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A Boom, Not a Bust


For years, the Capital Region has wanted to be Austin, Texas, the spunky little capital city with a major tech boom.

But how willing are we to commit to avoiding Austin’s mistakes? That’s the open question being asked by “High-Tech Growth and Community Well-Being: Lessons Learned from Austin, Texas” ( The report is a result of interviews with many of Austin’s big movers and shakers during its tech boom and after, from CEOs to government officials, and was published by the Nonprofit Executive Roundtable, a project of the University at Albany’s Rockefeller College.

Its message is dramatic. Basically, the boom left so many people behind that it shot itself in the foot. The rapid population influx and booming economy drove up the cost of living. Little to no effort was put into helping people upgrade their skills for the new high-tech jobs. And people who understood the needs of the poor and disadvantaged were not included in any of the major planning efforts.

As a result, racial disparities increased, the poverty level stayed high despite an increase in average wages, and low-wage earners had serious trouble finding affordable housing. At least one semiconductor company decided to expand outside the state because they were “limited by the availability of labor.” Looking back, that company’s CFO told researchers that his company had been “silly” and limited its profits by not “properly invest[ing] in the human capital.”

Nonprofits—whether in Austin or the Capital Region—not only have to deal with the effects on the region’s more vulnerable populations of a rapid increase in cost of living; they are also the ones with the knowledge and skills in workforce development, affordable housing management and community planning that are needed to avoid the problems Austin faced.

Austin’s experience tells us loud and clear that these groups should not just be allowed at the table because it’s the right thing to do. They should be invited, solicited for their input, specialized knowledge and connections.

The people who are fighting for a community benefits agreement with the Albany Convention Center (and those who have at least floated the idea for the Luther Forest Tech Park) should not be having to fight to have a CBA exist. Much of what they are asking for should be assumed to be part of these projects, and essential to the project’s long-term success. The neighborhood activists and nonprofit leaders should be hammering out the how, not the if.

This is big stuff.

Now, this report came out last May. But it’s now, as the authors determinedly shop it around, that we’re going to see if its message takes. A report is worth nothing but a grant to its authors until someone changes their way of doing something based on it.

Judith Saidel, founder of the Nonprofit Executive Roundtable and a co-author of the report, is optimistic. The report has gotten universally enthusiastic response, she says (at least in places where they have been invited to present it), and new connections are already being forged in response. The roundtable has a seed grant from the Bender Foundation to start a Tech Valley Civic Forum to work on implementing its lessons. Chambers of commerce from Albany, Schenectady, and Southern Saratoga County have expressed interest, as has the Tech Valley Chamber Coalition, and groups of consultants and nonprofits. In every group that listens to the presentation, “we can see other connected audiences right behind them,” says Saidel.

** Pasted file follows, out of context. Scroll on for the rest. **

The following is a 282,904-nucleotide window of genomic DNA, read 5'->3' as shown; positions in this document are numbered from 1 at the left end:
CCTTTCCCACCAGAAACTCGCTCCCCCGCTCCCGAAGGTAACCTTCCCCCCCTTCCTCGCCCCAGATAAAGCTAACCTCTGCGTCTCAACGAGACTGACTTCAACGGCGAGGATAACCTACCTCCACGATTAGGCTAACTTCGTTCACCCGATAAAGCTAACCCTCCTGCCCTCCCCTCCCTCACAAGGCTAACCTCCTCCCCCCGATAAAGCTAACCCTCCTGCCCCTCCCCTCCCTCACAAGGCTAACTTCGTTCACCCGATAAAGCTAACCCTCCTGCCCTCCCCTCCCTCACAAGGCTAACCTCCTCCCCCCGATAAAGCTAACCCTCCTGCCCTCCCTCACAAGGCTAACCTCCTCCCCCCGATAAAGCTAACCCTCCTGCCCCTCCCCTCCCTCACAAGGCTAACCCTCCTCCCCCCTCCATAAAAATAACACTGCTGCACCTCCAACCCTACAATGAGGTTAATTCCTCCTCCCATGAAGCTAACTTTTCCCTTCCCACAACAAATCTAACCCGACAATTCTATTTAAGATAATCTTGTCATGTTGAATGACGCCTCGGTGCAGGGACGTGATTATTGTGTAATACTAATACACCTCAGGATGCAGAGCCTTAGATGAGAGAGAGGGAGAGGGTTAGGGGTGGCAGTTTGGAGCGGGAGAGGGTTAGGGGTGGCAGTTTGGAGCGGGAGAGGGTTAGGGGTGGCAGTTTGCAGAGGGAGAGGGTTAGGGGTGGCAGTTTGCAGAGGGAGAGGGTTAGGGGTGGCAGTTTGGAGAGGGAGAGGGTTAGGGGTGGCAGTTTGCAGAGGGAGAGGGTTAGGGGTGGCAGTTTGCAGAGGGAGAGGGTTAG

Of course, the co-authors are just starting to get to government officials, and have not yet reached out to state and federal representatives like Joe Bruno and John Sweeney. In a world where economic development efforts tend to involve massive public subsidy, the commitment of folks like these will make or break the effort.

Meanwhile, many of the nonprofits on the front lines of housing and business development are trying to take the report to heart, even while they assume they may be the only ones who do so. At a meeting on Sept. 13, representatives from housing and financial nonprofits serving low-income folks around the region met on to follow up on what they’d heard in a presentation of the report.

They expressed frustration at still feeling like the Nonprofit Business Council of the Tech Valley Chamber Coalition was mostly involved in “soft” projects like connecting volunteers with groups, and not brought into the heart of economic development planning. They shook their heads at the idea that turf wars and ugly politics could be set aside to make this massive a change in the way business is done. Halfway through the meeting they were already talking about needing to create a new table because they didn’t expect to sit at the existing one. They sounded tired.

“The conventional way of doing economic development has a very long history,” acknowledges Saidel. “It will take a sustained effort to change it.” She mentions an additional interview she did since the report with Pike Powers, the chair of the Texas Techonology Initiative, who played a central role in the project that launched Austin’s boom. “He emphasized the necessity of remembering how difficult these changes are,” reports Saidel. “This region does not have a stellar history of regional and inclusive planning. I think everyone would acknowledge that. There is an urgency to reverse this course.”

Powers’ other major comment to Saidel was that to make such an effort successful, everyone, especially politicians, need to leave their egos at the door. How true. How difficult.

But it seems that many of the nonprofits who could contribute deeply to a regional planning process will need to see some clear evidence of that before they can trust that they will be included.

—Miriam Axel-Lute


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